/ 6 February 2024

Fishing companies take Creecy to court over quotas

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Boats alongside the fishing port in Cape Town. (Photo by: Peter Titmuss/UCG/Universal Images Group via Getty Images)

About 12 companies are taking Minister of Forestry, Fisheries and the Environment, Barbara Creecy, to court following the conclusion of the commercial fishing rights appeals process at the end of 2023.

The companies are, in separate matters, opposing the refusal of 15-year commercial fishing rights, saying that the decisions were unlawful, and that their applications were scored incorrectly.

The Fishing Rights Allocation Process (FRAP) 2021 was concluded on 28 February 2022. The department received a total of 2,473 applications. The companies were among 1,213 appeals received but were not successful.

The appeals ended in December 2023 and a subsequent total of 845 rights were granted.

Fishers have long been dissatisfied with the outcome of the fishing rights process.

In July 2022, GroundUp reported on the appeals process and that some fishers had been calling for the process to be scrapped.

Lawyers Dewald Smit and Shaheen Moolla are representing about 10 of the applicants in separate cases against the minister. Applicants are challenging the minister’s refusal of their rights in various sectors such as tuna and hake long-line. Many of them are previous rights holders.

In one application by Greenfish Traders, a seafood company that exports to Europe and the US, it said the minister failed to properly address its appeal and also scored the company incorrectly.

Paper Quota Holders are quota holders who rent out their quotas to fishing companies.

Greenfish’s court papers raise concerns about Paper Quota Holders with no vessels, factories, or tuna pole fishing knowledge who were successful but are now selling their permits to businesses like Greenfish, who are “actually able to fish, process, and market tuna”.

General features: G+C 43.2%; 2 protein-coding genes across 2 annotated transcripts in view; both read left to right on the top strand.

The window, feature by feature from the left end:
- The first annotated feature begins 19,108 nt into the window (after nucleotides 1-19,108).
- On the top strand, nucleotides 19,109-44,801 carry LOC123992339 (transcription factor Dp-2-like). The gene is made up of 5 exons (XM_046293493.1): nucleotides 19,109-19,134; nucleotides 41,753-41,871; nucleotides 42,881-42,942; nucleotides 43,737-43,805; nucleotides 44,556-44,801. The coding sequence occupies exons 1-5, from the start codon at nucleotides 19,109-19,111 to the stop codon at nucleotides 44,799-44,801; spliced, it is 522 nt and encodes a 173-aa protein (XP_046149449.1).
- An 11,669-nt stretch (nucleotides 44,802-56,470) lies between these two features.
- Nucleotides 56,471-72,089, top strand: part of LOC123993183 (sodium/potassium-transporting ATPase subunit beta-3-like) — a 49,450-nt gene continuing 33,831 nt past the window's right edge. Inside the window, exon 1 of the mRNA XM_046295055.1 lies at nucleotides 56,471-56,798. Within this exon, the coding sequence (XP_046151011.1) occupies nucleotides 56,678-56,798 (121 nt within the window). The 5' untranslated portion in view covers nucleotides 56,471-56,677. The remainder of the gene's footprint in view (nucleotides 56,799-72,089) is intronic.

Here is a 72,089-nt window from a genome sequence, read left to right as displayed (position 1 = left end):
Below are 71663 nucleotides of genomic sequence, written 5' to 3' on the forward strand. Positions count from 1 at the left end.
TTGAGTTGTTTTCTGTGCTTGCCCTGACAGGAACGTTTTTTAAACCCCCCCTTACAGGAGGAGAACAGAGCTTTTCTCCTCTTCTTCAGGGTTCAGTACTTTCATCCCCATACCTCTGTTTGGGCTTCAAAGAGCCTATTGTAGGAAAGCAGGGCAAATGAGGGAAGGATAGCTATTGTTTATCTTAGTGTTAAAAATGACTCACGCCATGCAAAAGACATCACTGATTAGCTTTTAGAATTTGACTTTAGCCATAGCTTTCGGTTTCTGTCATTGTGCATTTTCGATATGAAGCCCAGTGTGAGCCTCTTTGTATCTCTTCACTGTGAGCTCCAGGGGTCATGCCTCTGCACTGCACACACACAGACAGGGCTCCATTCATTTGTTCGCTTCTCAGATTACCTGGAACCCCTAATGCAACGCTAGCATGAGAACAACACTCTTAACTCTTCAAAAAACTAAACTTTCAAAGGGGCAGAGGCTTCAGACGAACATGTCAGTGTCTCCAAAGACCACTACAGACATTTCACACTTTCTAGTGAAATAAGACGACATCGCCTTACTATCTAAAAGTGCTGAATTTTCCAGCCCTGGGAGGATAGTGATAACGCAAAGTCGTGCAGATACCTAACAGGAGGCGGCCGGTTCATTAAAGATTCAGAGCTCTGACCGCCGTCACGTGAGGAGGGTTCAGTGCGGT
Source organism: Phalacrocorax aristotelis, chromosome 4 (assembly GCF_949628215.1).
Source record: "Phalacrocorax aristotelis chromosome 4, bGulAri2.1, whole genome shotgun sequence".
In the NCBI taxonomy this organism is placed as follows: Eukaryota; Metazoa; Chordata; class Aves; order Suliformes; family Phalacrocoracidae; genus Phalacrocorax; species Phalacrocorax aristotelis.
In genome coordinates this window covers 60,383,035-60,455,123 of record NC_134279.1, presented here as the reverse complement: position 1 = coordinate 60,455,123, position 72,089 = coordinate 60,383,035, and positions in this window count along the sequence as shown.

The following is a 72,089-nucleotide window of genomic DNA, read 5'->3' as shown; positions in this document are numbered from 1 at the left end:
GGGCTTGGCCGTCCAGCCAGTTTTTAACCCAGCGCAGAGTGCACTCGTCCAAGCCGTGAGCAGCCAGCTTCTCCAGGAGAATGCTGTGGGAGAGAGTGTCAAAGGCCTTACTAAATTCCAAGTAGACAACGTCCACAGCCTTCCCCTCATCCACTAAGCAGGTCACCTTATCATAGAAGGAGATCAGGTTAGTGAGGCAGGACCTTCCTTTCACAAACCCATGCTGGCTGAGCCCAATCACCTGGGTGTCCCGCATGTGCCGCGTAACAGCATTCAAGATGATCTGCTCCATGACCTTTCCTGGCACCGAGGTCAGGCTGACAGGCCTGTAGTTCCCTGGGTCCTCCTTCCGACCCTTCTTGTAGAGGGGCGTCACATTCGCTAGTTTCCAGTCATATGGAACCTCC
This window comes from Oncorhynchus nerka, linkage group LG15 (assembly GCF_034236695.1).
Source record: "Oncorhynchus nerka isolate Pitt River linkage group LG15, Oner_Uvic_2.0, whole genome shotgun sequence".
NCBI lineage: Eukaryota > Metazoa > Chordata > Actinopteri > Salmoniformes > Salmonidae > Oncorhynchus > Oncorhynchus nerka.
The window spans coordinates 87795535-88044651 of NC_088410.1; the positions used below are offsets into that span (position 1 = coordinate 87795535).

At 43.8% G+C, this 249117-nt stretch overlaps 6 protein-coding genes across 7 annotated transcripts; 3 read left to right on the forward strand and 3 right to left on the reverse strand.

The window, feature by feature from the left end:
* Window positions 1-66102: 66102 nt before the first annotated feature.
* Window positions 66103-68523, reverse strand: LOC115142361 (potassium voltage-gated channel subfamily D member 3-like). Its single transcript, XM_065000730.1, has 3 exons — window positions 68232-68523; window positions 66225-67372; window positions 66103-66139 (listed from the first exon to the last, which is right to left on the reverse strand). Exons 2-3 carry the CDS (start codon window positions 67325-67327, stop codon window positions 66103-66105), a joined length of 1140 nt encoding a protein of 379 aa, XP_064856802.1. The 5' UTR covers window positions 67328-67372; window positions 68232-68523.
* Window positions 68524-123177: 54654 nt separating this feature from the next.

In another application, Mossel Bay Indigenous Fishermen, who applied for hake long-line, said that it took the minister 16 months to decide its appeals.

The company stated that it was “forced to subsist and barely exist for some two years while the minister and her department made these unlawful decisions to refuse the … fishing right”.

The company argues that despite their fishing rights being terminated in December 2020, “due to departmental incompetence and simple bad planning, no fishing rights allocation process had been planned to ensure an uninterrupted continuation of commercial fishing”.

Prairie Pride Trading, who had an unsuccessful application for hake long-line, said that every single appeal decision for hake long-line all had the same date. The company’s court application read that it was “not humanly possible” for the minister to read, apply her mind, and decide on 280 hake long-line appeals in a single day.

Moolla told GroundUp that the FRAP process was “rushed and haphazardly allocated” and that there were also extensive flaws in the online process.

Peter Mbelengwa, department spokesperson, said that “the FRAP Appeal process was fair, equitable and transparent and resulted in the correct outcome”.

The department and minister “have received positive feedback on the outcome of the appeal process”. He said the 12 court cases represent a mere 0.48% of the total number of applications.

Mbelengwa said the department intends to defend the decisions taken during the appeals process. He added that the department was unable to respond to some of GroundUp’s questions as they are about an “ongoing legal process”.

Several of the matters will be heard in the Western Cape High Court in May.

This article was first published by GroundUp.